Growing up just 30 miles west of Lubbock, I knew a lot about cotton and cows. When we were on our way to the Rio Grande Valley with the MILE Program during the spring 2022 semester, I thought, “How much different can the agriculture really be?” The answer: a lot.
I got to see things in the valley that I could not have dreamed of before our trip. I saw the only sugar cane mill in Texas, a watermelon farm, an Akaushi beef operation, produce, and how Texas shrimp is packaged and distributed. While we saw many amazing things in the Valley, we also learned about real-world problems the people in the RGC are facing, including drought. As someone who has lived in West Texas her entire life, at first, I was puzzled. How can they be in a drought? They get rain a lot more often than us! While they do get more rain than the South Plains, they have not received the rainfall they are used to. The Valley has a unique source of water with the Rio Grande River. The Valley is distributed into different irrigation districts, and these districts allocate water from the river to farmers and residential areas. From a leadership perspective, this made me immediately think of what can be done to properly use the water. We got to hear from a local irrigation manager and hear the steps they are taking to allocate water properly.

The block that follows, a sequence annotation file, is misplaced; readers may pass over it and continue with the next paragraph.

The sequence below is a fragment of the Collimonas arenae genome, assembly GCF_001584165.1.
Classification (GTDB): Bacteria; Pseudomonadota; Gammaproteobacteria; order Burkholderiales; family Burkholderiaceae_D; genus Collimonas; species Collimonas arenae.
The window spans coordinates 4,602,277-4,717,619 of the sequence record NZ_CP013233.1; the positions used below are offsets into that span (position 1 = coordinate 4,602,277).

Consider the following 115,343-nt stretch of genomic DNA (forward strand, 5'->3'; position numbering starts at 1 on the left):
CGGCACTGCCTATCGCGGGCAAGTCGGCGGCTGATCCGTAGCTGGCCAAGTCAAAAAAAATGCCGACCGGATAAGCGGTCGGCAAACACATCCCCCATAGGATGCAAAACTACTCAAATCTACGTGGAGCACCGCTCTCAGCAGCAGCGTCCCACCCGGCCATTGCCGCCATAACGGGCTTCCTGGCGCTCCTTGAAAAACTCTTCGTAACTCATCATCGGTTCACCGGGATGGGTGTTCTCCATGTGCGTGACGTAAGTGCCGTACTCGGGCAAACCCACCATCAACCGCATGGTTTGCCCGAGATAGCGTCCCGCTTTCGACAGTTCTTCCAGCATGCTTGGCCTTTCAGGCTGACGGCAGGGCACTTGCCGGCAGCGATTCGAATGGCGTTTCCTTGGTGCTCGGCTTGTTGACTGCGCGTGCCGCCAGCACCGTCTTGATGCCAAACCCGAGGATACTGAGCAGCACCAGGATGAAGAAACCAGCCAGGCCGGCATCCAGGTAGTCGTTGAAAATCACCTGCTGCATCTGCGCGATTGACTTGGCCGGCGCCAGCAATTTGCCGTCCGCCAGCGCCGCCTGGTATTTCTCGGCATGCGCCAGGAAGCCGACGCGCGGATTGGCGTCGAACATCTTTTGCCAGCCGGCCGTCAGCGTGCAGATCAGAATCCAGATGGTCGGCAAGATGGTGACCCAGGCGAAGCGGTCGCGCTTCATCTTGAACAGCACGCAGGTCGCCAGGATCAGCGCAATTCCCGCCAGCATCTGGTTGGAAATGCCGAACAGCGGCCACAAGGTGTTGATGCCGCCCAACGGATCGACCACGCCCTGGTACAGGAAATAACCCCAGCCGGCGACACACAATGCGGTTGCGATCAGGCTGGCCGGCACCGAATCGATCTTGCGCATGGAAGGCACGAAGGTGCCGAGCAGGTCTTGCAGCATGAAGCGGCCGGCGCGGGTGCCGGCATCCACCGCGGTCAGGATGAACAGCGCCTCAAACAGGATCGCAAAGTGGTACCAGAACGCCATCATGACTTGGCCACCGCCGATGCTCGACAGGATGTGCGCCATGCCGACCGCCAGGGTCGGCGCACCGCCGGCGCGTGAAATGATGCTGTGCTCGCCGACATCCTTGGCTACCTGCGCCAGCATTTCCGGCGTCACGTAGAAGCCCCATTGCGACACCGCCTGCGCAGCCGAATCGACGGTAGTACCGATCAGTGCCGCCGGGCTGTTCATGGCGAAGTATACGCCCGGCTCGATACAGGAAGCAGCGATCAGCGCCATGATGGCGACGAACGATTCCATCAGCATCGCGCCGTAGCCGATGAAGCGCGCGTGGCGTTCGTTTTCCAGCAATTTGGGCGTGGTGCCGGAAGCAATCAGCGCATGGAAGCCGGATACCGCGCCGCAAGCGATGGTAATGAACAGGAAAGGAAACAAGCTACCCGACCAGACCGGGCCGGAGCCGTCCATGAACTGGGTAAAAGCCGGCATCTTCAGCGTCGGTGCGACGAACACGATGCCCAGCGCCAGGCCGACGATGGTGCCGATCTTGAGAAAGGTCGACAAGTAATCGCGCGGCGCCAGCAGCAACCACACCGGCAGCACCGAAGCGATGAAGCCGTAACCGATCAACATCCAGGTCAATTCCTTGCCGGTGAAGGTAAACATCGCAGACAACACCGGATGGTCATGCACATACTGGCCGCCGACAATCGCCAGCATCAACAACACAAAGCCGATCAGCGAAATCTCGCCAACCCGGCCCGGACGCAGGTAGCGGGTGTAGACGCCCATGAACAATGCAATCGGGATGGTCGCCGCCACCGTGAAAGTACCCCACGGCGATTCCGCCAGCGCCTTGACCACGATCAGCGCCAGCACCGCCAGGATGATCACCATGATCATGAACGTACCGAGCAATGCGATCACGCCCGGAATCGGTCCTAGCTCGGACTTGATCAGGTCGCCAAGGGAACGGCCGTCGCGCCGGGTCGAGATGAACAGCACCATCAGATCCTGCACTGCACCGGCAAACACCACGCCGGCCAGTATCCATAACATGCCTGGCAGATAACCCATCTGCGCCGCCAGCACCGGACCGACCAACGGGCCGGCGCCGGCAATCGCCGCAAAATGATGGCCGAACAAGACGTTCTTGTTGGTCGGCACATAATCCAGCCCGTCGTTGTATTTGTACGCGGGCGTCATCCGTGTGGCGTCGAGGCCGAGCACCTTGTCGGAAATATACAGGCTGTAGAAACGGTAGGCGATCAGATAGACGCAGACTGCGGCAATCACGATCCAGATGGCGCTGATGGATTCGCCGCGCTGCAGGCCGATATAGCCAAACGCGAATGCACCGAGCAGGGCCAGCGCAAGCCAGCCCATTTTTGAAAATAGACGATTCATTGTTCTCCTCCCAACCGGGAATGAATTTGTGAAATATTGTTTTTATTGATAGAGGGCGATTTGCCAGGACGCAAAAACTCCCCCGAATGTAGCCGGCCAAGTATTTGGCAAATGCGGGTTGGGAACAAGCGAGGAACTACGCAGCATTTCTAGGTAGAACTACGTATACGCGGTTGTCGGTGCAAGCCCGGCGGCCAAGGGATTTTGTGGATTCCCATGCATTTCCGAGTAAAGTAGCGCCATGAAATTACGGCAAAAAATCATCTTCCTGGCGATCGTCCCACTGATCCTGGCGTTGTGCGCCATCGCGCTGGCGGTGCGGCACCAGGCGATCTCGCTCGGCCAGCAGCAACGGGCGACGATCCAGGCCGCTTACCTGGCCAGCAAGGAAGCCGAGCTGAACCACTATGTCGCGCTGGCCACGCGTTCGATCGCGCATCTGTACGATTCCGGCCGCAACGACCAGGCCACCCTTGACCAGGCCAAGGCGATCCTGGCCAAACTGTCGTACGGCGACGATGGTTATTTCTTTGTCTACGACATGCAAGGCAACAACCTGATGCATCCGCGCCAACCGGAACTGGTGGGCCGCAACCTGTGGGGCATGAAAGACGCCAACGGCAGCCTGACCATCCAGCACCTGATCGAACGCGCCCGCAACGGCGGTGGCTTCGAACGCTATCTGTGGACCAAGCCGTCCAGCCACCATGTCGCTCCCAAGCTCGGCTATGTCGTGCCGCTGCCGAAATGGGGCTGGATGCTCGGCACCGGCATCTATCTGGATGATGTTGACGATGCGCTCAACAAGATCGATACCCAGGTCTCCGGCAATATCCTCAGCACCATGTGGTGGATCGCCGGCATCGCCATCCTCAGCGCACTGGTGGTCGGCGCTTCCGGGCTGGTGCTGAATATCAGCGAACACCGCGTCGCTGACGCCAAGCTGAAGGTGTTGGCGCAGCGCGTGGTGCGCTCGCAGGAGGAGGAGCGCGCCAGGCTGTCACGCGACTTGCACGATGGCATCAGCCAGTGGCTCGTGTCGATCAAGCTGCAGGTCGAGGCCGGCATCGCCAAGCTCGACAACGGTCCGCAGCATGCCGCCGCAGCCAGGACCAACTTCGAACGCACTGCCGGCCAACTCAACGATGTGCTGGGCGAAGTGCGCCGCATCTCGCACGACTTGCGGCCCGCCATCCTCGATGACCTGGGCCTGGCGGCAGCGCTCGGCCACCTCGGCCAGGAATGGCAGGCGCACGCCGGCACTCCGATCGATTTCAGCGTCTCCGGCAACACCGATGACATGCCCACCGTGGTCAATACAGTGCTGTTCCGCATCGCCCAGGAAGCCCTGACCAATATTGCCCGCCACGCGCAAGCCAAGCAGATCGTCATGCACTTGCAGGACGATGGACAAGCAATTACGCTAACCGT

Our South Texas experience was a once-in-a-lifetime opportunity to see how things work firsthand as well as to learn how we can become better leaders in agriculture. My eyes were opened to all the different aspects of agriculture that is not just cotton and cows.
My first semester in the MILE program has been extremely beneficial. Our South Texas trip was the highlight of the first semester. Throughout the semester we got to experience etiquette training, hands-on leadership development, and resume critiquing while getting a better look at who we are as leaders with the Insights assessment. All these things have helped me pivot into becoming a stronger leader with a better understanding of all aspects of agriculture. The MILE Program has impacted me so much both as a leader and as a person in the first semester. I know this is only the tip of the iceberg, and I cannot wait to see what is in store.
Kennedy Wood is an animal science major from Levelland, Texas, and a member of the third cohort of the MILE Program.